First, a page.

Utilities want attention paid to power line contacts

Ashley Fitzpatrick
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Newfoundland Power, Newfoundland and Labrador Hydro join forces on safety issue

Newfoundland Power and Newfoundland and Labrador Hydro continue to ask individuals and contractors to stay away from power lines.

John Curran (left), director of safety with Newfoundland Power, and Darren Moore,general manager of transmission and rural operations with Newfoundland and Labrador Hydro, are shown on Lady Smith Drive in the Kenmount Terrace housing development on Friday afternoon.

The two utilities teamed up Friday to deliver a warning about unexpected and dangerous contacts happening with underground and overhead powerlines.

In 2012, the utilities collectively recorded 136 power line contacts. So far in 2013, there have been 64 line contacts.

“The big concern we’re having now is we’ve been spreading this message through media, through advertising, on social media, any way we can get the message out. We’ve had meetings with contractors, brought them into our offices and explained the dangers and still, for all, to date this year we’ve had 64 contacts with power lines,” said Darren Moore, general manager for transmission and rural operations at Newfoundland and Labrador Hydro.

“And our fear now is that the message is not being effective. The fall is a very busy construction season and we just want to get out there and reinforce that message,” he said.

“We’re worried that if this trend doesn’t stop, someone’s going to lose their life because of this hazard.”

Power line contacts are recorded by the Public Utilities Board and are reported to Occupational Health and Safety. The Service NL department is left to determine if there will be any follow up from a regulatory perspective, including charges.

“It’s in the provincial Occupational Health and Safety regulations that anybody who operates a piece of equipment that can contact a power line must have finished a power line hazards course,” said John Curran, director of safety with Newfoundland Power.

“You have to maintain 5.5 metres from a power line. If you want to go closer, you have to get a permit from the utilities,” he said.

“We want to make sure people know that it’s regulated, it’s very important and those kinds of things can save a life.”    

Curran said there are likely several reasons why so many power line contacts are happening, but believes increased construction is playing a role.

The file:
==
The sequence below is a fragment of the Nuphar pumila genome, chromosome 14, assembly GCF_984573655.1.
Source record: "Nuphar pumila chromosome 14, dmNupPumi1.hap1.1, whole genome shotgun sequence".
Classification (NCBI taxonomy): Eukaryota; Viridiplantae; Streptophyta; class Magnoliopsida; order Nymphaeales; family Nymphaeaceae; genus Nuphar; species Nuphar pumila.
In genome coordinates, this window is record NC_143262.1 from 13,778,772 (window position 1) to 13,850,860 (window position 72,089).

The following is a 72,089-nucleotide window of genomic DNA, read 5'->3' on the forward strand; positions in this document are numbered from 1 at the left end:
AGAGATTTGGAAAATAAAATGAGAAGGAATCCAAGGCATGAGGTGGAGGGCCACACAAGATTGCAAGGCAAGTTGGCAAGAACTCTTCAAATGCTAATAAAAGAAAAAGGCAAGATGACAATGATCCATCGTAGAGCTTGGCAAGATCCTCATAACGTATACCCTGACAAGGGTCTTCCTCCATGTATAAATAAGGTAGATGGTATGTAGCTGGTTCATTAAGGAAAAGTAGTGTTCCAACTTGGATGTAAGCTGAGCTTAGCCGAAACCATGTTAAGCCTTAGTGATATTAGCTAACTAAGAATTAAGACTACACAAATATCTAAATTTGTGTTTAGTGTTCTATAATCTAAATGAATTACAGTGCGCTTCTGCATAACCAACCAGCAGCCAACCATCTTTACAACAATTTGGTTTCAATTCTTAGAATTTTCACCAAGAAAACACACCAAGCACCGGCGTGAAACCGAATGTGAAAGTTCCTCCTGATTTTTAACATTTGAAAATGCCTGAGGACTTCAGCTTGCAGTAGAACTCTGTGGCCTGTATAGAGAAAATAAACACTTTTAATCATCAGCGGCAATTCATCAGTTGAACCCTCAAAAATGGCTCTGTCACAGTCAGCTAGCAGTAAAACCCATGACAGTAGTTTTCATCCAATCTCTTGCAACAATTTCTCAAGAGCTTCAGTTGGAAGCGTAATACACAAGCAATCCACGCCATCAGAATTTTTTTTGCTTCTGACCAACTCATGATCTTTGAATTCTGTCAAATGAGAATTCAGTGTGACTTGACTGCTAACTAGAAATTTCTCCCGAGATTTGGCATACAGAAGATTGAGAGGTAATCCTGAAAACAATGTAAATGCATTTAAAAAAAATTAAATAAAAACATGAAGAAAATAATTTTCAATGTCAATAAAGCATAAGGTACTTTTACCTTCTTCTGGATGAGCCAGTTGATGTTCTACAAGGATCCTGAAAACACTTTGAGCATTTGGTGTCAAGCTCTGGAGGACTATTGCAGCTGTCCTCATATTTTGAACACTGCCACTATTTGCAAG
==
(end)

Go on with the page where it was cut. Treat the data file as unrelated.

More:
Of the power line contacts this year, the majority have involved construction equipment including excavators, dump trucks, boom trucks, cranes, tractors and trailers.

However, according to both utilities, the power line contacts have also come as individuals cut wood or complete projects around their own property, like trimming and cutting trees.


Organizations: Newfoundland Power, Newfoundland and Labrador Hydro, Public Utilities Board Service NL department

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Recent comments

  • Jim hawco
    September 23, 2013 - 23:02

    Home owners in areas where trees are grown into contact with primary power lines are forced to wait for utility companies to remove this dangerous situation . Living in St. John's I called NL&P in July to get a crew out to remove tree limbs that are into primary power lines .we are now into late Sept and they still have me on their wait list . Lets hope our storm season doesn't take them down for them. I can see where frustrated hOmeowners try to do it themselves . Thanks

  • Frustrated citizen who wants to comply, but company won't let me
    September 21, 2013 - 08:13

    We have been trying for almost two months to get Bell to come trim dead tree branches that are resting so heavily on our phone lines that the lines are bent down almost a foot. One wind storm and those branches will knock out the phone lines. We had two appointments with Bell, but no one showed up and Bell did not call to cancel. (We live in an attached townhouse and need to be home to let Bell access the backyard through the house). I have unnecessarily missed two days of work thanks to Bell's no shows. I also have a very high cell phone bill due to countless hours on the phone with them (ironically my mobile phone contract is with Bell, yet it costs me money/minutes to call them about my home phone lines). They are a phone company and they didn't even have the courtesy to call and tell us the technicians weren't coming for the scheduled appointments. Two months later and we are still waiting for the promised call back to schedule a third appointment (I called Bell AGAIN, but was told I have to wait for them to call me).